Orocovis sits right in the mountainous middle of Puerto Rico. It’s one of the island’s “more remote areas with challenging terrain” that on Thursday the U.S. Army Corps of Engineers said may not have electricity restored until April or May.

The town hasn’t had grid-connected power in the four months since Hurricane Maria. Instead, like many others on the island, Orocovis residents have been relying on costly generators. Alberto Melendez Castillo, the director of the S.U. Matrullas school there, said residents have also had to rely on canned food and milk.

This week, Sonnen and Pura Energía, a local solar installer, announced they’d brought two storage-plus-solar systems online at SU Matrullas. Now, Castillo says that teachers can use their computers, the school’s 150 students have enough light to do homework, the school's kitchens have running refrigerators, and the community has an off-grid center to help them weather the next storm. 

While it may take months for workers from the Puerto Rico Electric Power Authority (PREPA) and mainland mutual aid crews to connect Orocovis back to the grid, the school can continue operating with the help of a 15-kilowatt rooftop solar system and two batteries -- one 4 kilowatts/8 kilowatt-hours and the other 8 kilowatts/14 kilowatt-hours.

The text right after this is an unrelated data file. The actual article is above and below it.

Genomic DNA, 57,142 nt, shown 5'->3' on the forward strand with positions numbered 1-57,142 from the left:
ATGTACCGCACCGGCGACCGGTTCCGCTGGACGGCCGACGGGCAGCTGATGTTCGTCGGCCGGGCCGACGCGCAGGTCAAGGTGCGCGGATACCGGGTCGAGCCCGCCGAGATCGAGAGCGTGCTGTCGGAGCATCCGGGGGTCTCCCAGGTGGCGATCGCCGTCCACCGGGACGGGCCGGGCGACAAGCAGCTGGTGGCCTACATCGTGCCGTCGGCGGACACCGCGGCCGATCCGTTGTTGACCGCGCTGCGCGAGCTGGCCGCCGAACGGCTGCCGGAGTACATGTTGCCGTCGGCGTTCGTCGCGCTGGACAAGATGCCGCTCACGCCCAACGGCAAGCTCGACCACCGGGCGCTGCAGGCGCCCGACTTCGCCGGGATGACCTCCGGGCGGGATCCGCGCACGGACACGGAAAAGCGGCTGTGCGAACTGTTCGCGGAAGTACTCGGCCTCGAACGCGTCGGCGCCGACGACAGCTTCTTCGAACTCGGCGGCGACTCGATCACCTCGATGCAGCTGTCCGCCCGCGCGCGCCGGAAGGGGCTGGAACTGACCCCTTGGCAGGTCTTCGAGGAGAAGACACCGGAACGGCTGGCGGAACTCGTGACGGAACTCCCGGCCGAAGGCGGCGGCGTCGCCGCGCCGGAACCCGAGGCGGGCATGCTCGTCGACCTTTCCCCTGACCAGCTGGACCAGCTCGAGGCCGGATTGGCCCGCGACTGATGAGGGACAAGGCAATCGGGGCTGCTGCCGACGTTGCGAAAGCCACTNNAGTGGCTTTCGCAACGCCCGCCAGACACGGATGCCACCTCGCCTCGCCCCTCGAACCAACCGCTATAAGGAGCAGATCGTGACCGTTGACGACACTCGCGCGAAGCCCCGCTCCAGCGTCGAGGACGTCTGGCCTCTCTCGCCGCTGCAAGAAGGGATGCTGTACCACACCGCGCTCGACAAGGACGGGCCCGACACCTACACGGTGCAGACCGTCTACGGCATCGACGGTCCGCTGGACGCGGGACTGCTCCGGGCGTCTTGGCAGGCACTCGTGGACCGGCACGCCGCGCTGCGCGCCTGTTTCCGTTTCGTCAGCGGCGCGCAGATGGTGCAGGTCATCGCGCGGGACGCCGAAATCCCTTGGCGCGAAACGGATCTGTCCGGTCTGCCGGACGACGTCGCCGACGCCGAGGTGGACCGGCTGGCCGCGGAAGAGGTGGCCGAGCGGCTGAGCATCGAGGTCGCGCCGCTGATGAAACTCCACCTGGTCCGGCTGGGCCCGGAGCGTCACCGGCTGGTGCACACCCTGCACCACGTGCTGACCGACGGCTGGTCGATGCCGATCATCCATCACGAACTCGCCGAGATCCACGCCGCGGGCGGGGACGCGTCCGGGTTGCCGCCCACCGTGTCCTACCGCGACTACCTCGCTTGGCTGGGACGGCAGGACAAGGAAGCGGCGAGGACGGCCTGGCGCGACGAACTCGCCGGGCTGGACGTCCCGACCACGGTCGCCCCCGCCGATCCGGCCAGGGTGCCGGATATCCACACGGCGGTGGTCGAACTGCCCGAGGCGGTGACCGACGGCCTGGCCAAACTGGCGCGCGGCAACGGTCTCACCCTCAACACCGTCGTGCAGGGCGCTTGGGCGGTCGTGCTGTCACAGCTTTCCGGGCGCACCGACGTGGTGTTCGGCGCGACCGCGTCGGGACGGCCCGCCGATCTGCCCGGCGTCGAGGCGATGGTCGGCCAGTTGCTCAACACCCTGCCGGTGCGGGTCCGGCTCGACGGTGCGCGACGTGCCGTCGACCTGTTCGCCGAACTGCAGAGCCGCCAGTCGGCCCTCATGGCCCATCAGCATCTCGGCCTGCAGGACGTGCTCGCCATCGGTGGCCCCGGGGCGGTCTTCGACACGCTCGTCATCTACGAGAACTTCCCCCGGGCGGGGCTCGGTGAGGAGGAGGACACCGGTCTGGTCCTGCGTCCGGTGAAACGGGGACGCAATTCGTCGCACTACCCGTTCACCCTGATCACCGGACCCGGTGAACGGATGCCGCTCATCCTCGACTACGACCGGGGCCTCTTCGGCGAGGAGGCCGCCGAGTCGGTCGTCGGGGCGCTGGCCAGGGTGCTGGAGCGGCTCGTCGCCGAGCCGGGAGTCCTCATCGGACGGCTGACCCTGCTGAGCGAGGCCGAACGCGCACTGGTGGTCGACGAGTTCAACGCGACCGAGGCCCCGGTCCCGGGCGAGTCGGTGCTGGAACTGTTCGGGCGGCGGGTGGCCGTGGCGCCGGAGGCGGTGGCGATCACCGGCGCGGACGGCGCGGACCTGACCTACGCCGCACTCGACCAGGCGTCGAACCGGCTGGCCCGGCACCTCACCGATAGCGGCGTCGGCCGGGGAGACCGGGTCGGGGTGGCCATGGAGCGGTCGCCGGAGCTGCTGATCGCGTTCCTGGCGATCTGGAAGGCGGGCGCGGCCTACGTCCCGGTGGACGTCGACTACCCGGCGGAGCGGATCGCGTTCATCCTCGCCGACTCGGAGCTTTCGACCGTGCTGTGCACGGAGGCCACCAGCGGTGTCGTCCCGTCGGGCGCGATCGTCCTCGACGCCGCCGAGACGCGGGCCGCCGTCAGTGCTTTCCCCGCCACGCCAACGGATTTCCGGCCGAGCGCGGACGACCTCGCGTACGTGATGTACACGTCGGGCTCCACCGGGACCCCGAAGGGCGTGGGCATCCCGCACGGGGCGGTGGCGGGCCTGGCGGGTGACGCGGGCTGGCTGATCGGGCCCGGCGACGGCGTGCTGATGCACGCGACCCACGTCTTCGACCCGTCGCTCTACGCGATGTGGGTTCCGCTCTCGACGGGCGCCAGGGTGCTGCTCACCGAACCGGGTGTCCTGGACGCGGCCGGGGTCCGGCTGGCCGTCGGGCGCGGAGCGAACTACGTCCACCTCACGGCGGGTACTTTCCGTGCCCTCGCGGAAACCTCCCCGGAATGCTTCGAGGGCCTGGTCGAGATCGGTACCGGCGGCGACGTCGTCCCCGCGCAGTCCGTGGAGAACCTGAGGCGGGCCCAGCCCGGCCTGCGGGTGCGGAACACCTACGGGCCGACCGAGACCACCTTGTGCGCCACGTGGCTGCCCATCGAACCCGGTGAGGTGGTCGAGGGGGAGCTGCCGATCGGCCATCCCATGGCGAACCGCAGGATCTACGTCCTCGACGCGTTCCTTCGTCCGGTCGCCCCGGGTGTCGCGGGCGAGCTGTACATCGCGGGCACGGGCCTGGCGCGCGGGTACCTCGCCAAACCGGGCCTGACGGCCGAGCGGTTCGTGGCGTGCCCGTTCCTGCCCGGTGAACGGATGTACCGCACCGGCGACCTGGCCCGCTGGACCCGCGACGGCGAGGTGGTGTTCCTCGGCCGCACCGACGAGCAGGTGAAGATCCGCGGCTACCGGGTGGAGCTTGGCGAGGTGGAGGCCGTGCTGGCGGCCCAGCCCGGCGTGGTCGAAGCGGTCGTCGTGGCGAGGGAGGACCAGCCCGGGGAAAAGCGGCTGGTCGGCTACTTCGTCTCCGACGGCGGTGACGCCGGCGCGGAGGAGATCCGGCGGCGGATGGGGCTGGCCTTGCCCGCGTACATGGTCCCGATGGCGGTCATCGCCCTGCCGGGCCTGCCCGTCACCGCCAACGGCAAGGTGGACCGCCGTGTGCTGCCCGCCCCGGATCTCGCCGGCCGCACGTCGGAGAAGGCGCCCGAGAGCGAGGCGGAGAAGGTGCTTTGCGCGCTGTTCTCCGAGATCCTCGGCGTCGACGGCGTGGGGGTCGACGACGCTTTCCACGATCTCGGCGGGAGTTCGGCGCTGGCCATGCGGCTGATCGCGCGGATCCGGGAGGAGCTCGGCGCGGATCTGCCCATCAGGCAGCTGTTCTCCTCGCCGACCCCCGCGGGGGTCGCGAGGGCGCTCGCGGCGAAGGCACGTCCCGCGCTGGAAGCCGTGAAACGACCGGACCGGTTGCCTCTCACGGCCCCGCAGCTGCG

Even after grid-connected power becomes available, said Castillo, the school plans to stay disconnected and run on its own energy. Plans for a water collection and purification system would make the school an entirely independent lifeline for the community in the case of another disaster. 

Castillo said the school isn’t stepping away from grid connection because the community lacks confidence in PREPA or the government, but rather because the system will lower electricity costs. The project in Orocovis represents a larger trend in Puerto Rico, where residents -- especially those who can independently afford it -- are investigating renewables and storage systems that support an off-grid lifestyle.

As the territory’s government looks to privatize its utility and haltingly moves forward on plans for a less-centralized grid powered by more renewables, interest in leaving the grid altogether has grown. In a Feb. 14 status report, PREPA reported that the utility had restored power to about 76 percent of customers. On Friday, the island's federal oversight board scrambled to get a $300 million loan, with warnings that the utility would soon have to ration service if the money didn't come through.  

“I’m hearing a lot of talk about going off-grid,” said Adam Gentner, director of business development and Latin American expansion at Sonnen.